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Title: Prevalence and antimicrobial resistance in Escherichia coli from food and animals in Lagos, Nigeria

item ADENIPEKUM, EYITAYO - Ogun State University
item Jackson, Charlene
item OLUWADUN, AFOLABI - Ogun State University
item IWALOKUN, BAMIDELE - Ogun State University
item Frye, Jonathan
item Barrett, John
item Hiott, Lari
item Woodley, Tiffanie

Submitted to: Meeting Abstract
Publication Type: Abstract Only
Publication Acceptance Date: 11/11/2014
Publication Date: 11/11/2014
Citation: Adenipekum, E., Jackson, C.R., Oluwadun, A., Iwalokun, B.A., Frye, J.G., Barrett, J.B., Hiott, L.M., Woodley, T.A. 2014. Prevalence and antimicrobial resistance in Escherichia coli from food and animals in Lagos, Nigeria. Nigerian Institute of Medical Research Second International Scientific Conference. November 11-13, 2014. Abuja, Nigeria.

Interpretive Summary:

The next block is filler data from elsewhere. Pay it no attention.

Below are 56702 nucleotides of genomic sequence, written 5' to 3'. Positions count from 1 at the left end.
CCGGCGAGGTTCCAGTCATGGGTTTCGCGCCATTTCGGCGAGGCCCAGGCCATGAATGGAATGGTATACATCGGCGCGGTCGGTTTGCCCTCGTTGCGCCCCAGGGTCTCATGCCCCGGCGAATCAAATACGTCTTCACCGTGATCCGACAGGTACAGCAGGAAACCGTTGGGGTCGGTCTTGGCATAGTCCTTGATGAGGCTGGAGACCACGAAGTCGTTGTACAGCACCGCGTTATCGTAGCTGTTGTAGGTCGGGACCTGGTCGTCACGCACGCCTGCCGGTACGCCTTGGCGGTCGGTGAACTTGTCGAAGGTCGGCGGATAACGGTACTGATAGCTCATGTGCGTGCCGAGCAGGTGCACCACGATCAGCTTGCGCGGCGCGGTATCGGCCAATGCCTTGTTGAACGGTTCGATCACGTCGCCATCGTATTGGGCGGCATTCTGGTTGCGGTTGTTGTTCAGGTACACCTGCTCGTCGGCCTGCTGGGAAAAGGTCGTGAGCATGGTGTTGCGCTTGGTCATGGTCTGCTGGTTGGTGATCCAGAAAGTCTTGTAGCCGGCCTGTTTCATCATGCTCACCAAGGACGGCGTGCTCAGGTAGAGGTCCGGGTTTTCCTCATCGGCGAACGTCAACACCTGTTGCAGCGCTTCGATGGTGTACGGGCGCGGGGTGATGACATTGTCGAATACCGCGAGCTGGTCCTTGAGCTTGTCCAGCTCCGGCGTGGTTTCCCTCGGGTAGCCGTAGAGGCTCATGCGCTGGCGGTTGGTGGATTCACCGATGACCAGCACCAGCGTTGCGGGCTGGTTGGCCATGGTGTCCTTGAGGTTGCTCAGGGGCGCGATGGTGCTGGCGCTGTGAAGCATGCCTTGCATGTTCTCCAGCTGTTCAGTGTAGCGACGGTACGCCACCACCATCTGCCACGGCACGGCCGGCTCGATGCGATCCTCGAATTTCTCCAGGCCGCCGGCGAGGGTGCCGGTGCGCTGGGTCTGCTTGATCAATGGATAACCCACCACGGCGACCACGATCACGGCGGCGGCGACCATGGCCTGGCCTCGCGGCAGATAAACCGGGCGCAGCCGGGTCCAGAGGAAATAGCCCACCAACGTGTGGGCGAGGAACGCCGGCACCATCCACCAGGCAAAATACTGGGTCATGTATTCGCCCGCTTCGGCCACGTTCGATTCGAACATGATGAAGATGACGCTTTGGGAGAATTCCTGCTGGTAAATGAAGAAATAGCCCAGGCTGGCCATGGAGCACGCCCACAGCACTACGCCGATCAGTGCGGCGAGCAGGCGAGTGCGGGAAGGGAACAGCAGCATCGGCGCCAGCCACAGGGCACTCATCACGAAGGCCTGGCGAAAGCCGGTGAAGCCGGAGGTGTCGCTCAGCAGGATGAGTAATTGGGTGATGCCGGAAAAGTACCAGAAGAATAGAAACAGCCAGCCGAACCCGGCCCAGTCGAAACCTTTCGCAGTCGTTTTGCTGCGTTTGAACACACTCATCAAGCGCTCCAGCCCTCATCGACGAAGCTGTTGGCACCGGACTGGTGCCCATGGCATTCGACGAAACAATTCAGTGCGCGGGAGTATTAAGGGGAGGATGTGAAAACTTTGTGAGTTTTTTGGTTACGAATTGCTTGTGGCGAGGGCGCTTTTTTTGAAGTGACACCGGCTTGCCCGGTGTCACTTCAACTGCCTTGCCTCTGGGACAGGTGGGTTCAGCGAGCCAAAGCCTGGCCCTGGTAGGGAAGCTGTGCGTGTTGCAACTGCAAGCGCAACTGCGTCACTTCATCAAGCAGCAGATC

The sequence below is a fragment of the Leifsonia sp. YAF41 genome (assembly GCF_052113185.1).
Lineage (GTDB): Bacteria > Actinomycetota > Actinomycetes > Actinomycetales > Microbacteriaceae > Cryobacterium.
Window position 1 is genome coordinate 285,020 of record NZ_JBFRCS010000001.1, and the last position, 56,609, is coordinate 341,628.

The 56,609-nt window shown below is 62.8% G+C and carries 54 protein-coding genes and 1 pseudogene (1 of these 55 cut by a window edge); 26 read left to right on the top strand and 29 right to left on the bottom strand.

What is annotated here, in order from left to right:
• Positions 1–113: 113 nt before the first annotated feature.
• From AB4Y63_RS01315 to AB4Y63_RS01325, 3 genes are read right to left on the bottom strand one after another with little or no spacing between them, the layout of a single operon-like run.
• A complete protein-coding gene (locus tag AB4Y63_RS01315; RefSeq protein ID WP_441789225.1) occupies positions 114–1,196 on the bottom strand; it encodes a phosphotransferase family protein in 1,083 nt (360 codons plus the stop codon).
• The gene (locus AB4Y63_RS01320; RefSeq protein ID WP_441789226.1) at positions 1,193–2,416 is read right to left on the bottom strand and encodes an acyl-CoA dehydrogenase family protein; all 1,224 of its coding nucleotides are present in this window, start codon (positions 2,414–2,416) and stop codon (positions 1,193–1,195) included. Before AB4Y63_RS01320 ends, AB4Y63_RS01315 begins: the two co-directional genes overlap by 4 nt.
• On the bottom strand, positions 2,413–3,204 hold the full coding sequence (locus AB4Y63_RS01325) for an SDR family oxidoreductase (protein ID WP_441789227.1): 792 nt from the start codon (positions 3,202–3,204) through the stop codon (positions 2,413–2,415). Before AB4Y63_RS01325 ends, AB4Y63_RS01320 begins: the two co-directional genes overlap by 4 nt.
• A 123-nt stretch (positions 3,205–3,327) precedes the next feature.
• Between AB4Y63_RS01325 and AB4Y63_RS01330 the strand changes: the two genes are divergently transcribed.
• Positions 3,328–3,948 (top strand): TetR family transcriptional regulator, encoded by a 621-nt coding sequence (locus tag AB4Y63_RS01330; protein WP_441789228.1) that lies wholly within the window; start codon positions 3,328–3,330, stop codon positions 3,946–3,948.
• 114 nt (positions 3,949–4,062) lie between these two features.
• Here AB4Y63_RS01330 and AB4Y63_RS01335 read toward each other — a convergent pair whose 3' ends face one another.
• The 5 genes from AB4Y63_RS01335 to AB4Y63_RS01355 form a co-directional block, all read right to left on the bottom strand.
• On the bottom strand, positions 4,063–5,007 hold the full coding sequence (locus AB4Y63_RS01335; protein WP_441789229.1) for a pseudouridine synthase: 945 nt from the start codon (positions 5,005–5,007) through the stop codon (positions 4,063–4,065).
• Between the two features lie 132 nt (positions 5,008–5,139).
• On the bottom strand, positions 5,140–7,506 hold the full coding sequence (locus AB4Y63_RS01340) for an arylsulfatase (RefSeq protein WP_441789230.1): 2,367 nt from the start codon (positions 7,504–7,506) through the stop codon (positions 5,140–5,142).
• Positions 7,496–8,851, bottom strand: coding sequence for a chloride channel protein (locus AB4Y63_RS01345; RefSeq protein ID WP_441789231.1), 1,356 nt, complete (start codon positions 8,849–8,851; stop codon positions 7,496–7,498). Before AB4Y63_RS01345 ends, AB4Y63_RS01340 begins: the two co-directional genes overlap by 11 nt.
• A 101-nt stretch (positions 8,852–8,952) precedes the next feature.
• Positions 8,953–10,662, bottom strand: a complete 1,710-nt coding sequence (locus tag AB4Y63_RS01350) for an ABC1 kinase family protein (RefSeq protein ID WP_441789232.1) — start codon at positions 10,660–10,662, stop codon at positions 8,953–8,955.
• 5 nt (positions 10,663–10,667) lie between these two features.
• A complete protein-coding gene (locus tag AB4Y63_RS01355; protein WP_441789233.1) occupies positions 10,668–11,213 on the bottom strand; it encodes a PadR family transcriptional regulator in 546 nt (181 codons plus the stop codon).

Technical Abstract: Background Foodborne bacteria are often associated with human infections; these infections can become more complicated to treat if the bacteria are also resistant to antimicrobials. In this study, prevalence, antimicrobial resistance, and genetic relatedness of Escherichia coli among food producing animals from Lagos, Nigeria was investigated. Methods From December 2012 to June 2013, E. coli were isolated from fecal samples of healthy cattle, chicken, and swine. Antimicrobial susceptibility testing against 22 antimicrobials was performed using broth microdilution with the SensititreTM system. Results were interpreted according to Clinical and Laboratory Standards Institute (CLSI) guidelines when defined. Clonal types were determined by Pulsed-Field Gel Electrophoresis (PFGE). Results From the analysis, 211/238 (88.7%), 170/210 (81%), and 136/152 (89.5%), samples from cattle, chicken, and swine, respectively, were positive for E. coli. A subset of those isolates (n=211) based on '-lactamase production, were chosen for further study. Overall, E. coli exhibited the highest resistance to tetracycline (124/211; 58.8%), trimethoprim/sulfamethoxazole (84/211; 39.8%), and ampicillin (72/211; 34.1%). Approximately 40% of the isolates were pan susceptible and none of the isolates were resistant to amikacin, cefepime, ceftazidime, ertapenem, meropenem, or tigecycline. Among the resistant isolates, 28 different resistance patterns were observed; 26 of those were characterized as multi-drug resistant (MDR; resistance to >2 antimicrobials). One isolate was resistant to 13 different antimicrobials representing five different antimicrobial classes. Using PFGE, MDR E. coli were genetically diverse and overall did not group based upon source; identical PFGE patterns were detected among isolates from different sources. These results suggest that isolates cannot be attributed to specific sources and some may be present across all of the sources. Conclusion Results from this study indicate that food producing animals in Nigeria are a reservoir of MDR E. coli that 66 may be transferred to humans via the food chain.